What Couples Who Communicate Well Do Differently

Countless books and articles have been written on the importance of communicating in romantic relationships, but a recent study suggests that there’s one aspect of communication that stands out above the rest: empathy.

 

The study, published last month in Psychological Science, found that feeling empathy mattered more than simply listening to what partners had to say. 

 

 

Is Empathic Accuracy Enough to Facilitate Responsive Behavior in Dyadic Interaction? Distinguishing Ability From Motivation
Lauren A. Winczewski
Jeffrey D. Bowen
Nancy L. Collins

Department of Psychological and Brain Sciences,

University of California, Santa Barbara
 
Growing evidence suggests that interpersonal responsiveness—feeling understood, validated, and cared for by other people—plays a key role in shaping the quality of one’s social interactions and relationships. But what enables people to be interpersonally responsive to others?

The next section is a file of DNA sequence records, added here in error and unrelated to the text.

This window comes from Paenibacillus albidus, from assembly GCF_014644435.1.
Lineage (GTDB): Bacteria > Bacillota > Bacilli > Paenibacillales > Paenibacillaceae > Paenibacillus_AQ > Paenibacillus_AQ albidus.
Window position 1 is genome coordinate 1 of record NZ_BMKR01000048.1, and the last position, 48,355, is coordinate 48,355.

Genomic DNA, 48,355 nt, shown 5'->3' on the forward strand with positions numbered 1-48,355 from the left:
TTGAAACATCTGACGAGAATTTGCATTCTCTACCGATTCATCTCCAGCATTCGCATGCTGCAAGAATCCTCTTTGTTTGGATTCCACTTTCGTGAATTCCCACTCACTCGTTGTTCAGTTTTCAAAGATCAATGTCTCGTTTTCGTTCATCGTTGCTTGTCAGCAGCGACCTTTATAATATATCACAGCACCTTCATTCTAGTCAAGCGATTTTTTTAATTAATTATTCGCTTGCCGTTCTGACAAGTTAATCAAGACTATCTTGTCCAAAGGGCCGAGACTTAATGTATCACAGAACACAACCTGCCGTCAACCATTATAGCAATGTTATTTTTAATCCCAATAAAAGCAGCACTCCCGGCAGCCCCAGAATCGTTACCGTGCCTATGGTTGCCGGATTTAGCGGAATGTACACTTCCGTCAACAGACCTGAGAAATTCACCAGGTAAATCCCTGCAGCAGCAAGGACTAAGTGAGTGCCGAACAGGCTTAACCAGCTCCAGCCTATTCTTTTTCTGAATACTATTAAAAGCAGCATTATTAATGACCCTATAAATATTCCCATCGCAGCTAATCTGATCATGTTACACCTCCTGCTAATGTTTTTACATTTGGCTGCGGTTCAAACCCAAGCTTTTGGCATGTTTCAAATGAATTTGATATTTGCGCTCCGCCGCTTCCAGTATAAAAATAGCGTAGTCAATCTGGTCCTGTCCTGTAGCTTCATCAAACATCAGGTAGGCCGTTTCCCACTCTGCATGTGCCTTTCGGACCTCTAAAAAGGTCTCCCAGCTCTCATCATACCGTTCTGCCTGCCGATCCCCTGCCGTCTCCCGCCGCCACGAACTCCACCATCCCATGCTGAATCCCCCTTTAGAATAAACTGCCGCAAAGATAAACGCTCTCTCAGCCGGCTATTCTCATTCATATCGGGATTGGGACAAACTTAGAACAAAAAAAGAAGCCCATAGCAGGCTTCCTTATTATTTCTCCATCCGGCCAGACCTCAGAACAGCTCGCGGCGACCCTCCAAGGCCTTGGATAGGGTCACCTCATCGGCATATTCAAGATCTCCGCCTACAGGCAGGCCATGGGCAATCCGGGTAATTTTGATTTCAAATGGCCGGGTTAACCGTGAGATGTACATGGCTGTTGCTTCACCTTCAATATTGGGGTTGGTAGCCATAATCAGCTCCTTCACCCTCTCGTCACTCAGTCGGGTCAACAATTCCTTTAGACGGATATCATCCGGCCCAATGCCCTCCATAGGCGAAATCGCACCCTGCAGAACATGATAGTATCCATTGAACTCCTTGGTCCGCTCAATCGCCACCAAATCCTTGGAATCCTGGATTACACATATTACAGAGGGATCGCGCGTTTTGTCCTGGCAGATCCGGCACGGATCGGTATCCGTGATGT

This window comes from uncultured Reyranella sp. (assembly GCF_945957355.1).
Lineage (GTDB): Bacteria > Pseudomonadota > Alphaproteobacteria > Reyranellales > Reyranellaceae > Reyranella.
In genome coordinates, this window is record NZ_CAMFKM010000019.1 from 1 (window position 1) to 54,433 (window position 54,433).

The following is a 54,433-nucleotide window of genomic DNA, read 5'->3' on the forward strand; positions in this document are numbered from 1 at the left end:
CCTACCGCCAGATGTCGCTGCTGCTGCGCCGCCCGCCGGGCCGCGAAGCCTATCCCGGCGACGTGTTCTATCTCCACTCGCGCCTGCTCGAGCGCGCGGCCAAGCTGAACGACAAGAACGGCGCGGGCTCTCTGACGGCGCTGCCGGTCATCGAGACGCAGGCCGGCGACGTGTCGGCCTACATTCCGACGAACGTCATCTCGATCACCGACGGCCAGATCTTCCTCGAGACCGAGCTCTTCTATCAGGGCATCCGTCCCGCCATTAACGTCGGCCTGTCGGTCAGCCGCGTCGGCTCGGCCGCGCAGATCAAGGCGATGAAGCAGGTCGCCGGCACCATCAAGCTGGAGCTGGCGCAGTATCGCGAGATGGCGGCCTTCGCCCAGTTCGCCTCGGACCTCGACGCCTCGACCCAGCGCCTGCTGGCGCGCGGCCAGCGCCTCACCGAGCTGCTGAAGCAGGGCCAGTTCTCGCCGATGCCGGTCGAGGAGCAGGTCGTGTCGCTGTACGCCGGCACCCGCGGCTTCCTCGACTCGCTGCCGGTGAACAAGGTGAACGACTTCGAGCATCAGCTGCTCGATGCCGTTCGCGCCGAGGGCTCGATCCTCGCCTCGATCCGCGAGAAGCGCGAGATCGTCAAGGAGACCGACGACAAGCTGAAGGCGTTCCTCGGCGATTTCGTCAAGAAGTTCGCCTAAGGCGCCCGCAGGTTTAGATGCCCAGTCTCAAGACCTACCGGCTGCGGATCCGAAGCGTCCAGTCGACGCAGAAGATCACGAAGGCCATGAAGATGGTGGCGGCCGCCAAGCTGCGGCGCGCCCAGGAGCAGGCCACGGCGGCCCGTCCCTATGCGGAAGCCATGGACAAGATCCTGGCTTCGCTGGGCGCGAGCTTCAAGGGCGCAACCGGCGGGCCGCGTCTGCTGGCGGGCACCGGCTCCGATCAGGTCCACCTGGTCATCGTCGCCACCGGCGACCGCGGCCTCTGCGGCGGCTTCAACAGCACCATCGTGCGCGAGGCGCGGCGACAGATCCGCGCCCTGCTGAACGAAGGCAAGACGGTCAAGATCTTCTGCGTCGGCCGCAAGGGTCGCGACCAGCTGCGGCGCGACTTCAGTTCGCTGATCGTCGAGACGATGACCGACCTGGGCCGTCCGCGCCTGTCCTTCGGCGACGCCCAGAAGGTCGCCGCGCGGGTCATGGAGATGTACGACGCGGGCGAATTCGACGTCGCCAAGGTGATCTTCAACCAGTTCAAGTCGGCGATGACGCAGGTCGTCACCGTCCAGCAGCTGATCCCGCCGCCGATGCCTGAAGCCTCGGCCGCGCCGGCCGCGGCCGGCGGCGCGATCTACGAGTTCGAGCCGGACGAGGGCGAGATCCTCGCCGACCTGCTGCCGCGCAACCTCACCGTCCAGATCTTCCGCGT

In the current study, we argued that responsiveness requires not only accurate understanding but also compassionate motivation. Specifically, we hypothesized that understanding another person’s thoughts and feelings (empathic accuracy) would foster responsive behavior only when paired with benevolent motivation (empathic concern).
 
To test this idea, we asked couples (N= 91) to discuss a personal or relationship stressor; we then assessed empathic accuracy, empathic concern, and responsive behavior. As predicted, when listeners’ empathic concern was high, empathic accuracy facilitated responsiveness; but when empathic concern was low, empathic accuracy was unhelpful (and possibly harmful) for responsiveness.
 
These findings provide the first evidence that cognitive and affective forms of empathy work together to facilitate responsive behavior.